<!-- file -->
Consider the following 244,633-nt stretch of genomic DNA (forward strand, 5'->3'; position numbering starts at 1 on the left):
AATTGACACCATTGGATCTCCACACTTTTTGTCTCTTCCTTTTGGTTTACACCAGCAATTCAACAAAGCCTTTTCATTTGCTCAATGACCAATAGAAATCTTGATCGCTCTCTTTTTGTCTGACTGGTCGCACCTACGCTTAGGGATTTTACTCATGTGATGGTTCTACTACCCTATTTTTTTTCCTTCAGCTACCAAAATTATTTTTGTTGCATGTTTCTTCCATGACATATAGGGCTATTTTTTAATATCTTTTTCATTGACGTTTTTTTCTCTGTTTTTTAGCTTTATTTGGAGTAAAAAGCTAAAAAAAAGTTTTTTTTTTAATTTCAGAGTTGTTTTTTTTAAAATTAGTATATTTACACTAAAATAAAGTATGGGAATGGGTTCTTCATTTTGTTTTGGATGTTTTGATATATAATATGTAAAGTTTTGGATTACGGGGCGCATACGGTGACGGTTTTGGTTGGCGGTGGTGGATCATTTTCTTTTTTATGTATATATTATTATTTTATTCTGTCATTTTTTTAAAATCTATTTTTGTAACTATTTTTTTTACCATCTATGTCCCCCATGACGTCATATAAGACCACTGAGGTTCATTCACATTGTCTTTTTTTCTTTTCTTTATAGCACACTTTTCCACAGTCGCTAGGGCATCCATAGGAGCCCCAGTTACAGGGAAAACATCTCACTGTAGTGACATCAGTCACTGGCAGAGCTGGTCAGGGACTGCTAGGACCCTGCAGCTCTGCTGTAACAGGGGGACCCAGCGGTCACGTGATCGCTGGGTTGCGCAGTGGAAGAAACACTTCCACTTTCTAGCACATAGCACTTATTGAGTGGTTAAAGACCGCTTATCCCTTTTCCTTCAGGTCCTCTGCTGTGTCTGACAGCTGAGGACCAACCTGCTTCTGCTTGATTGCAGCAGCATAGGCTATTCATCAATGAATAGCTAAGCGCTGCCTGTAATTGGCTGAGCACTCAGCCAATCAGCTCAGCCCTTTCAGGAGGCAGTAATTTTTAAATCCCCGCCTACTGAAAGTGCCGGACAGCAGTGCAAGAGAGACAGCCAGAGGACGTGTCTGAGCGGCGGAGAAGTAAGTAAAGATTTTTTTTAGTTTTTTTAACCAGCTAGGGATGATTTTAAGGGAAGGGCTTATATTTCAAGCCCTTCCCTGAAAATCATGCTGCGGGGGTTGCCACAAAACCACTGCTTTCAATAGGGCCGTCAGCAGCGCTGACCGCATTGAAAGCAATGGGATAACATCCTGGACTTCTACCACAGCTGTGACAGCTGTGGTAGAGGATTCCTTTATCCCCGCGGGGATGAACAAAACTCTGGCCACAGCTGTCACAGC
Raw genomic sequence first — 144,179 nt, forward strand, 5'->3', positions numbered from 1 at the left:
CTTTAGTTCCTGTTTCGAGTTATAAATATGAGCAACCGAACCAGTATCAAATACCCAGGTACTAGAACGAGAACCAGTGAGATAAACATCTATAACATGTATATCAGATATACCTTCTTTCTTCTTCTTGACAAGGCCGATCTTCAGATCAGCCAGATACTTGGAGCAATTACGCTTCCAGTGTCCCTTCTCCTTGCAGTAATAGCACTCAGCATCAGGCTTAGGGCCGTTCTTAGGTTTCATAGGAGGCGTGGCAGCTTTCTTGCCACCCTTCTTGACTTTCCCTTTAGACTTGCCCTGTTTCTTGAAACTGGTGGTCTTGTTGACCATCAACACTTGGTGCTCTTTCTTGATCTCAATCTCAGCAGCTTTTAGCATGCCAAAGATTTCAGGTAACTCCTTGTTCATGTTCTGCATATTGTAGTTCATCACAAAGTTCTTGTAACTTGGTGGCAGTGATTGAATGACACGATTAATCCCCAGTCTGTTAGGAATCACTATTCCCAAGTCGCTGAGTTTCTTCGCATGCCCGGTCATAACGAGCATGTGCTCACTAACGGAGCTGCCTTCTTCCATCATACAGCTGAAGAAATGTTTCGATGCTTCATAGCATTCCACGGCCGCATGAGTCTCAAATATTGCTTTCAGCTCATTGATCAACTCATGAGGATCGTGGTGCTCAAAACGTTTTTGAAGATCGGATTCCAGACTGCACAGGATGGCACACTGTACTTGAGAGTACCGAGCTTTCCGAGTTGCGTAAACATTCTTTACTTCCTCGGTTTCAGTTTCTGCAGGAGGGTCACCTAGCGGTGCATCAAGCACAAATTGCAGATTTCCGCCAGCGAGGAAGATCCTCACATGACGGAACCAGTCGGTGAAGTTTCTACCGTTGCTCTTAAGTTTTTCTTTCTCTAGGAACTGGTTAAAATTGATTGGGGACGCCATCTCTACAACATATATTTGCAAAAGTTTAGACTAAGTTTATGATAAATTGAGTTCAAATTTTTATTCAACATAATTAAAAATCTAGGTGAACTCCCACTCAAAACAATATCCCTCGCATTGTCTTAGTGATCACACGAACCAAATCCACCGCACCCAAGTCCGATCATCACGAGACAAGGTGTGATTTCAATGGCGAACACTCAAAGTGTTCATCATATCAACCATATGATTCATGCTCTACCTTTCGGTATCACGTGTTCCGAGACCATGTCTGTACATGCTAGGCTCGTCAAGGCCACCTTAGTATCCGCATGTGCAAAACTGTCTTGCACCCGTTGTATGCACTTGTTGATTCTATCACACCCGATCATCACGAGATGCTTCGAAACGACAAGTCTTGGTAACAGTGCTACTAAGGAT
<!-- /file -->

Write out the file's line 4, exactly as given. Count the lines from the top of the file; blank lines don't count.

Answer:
CTTTAGTTCCTGTTTCGAGTTATAAATATGAGCAACCGAACCAGTATCAAATACCCAGGTACTAGAACGAGAACCAGTGAGATAAACATCTATAACATGTATATCAGATATACCTTCTTTCTTCTTCTTGACAAGGCCGATCTTCAGATCAGCCAGATACTTGGAGCAATTACGCTTCCAGTGTCCCTTCTCCTTGCAGTAATAGCACTCAGCATCAGGCTTAGGGCCGTTCTTAGGTTTCATAGGAGGCGTGGCAGCTTTCTTGCCACCCTTCTTGACTTTCCCTTTAGACTTGCCCTGTTTCTTGAAACTGGTGGTCTTGTTGACCATCAACACTTGGTGCTCTTTCTTGATCTCAATCTCAGCAGCTTTTAGCATGCCAAAGATTTCAGGTAACTCCTTGTTCATGTTCTGCATATTGTAGTTCATCACAAAGTTCTTGTAACTTGGTGGCAGTGATTGAATGACACGATTAATCCCCAGTCTGTTAGGAATCACTATTCCCAAGTCGCTGAGTTTCTTCGCATGCCCGGTCATAACGAGCATGTGCTCACTAACGGAGCTGCCTTCTTCCATCATACAGCTGAAGAAATGTTTCGATGCTTCATAGCATTCCACGGCCGCATGAGTCTCAAATATTGCTTTCAGCTCATTGATCAACTCATGAGGATCGTGGTGCTCAAAACGTTTTTGAAGATCGGATTCCAGACTGCACAGGATGGCACACTGTACTTGAGAGTACCGAGCTTTCCGAGTTGCGTAAACATTCTTTACTTCCTCGGTTTCAGTTTCTGCAGGAGGGTCACCTAGCGGTGCATCAAGCACAAATTGCAGATTTCCGCCAGCGAGGAAGATCCTCACATGACGGAACCAGTCGGTGAAGTTTCTACCGTTGCTCTTAAGTTTTTCTTTCTCTAGGAACTGGTTAAAATTGATTGGGGACGCCATCTCTACAACATATATTTGCAAAAGTTTAGACTAAGTTTATGATAAATTGAGTTCAAATTTTTATTCAACATAATTAAAAATCTAGGTGAACTCCCACTCAAAACAATATCCCTCGCATTGTCTTAGTGATCACACGAACCAAATCCACCGCACCCAAGTCCGATCATCACGAGACAAGGTGTGATTTCAATGGCGAACACTCAAAGTGTTCATCATATCAACCATATGATTCATGCTCTACCTTTCGGTATCACGTGTTCCGAGACCATGTCTGTACATGCTAGGCTCGTCAAGGCCACCTTAGTATCCGCATGTGCAAAACTGTCTTGCACCCGTTGTATGCACTTGTTGATTCTATCACACCCGATCATCACGAGATGCTTCGAAACGACAAGTCTTGGTAACAGTGCTACTAAGGAT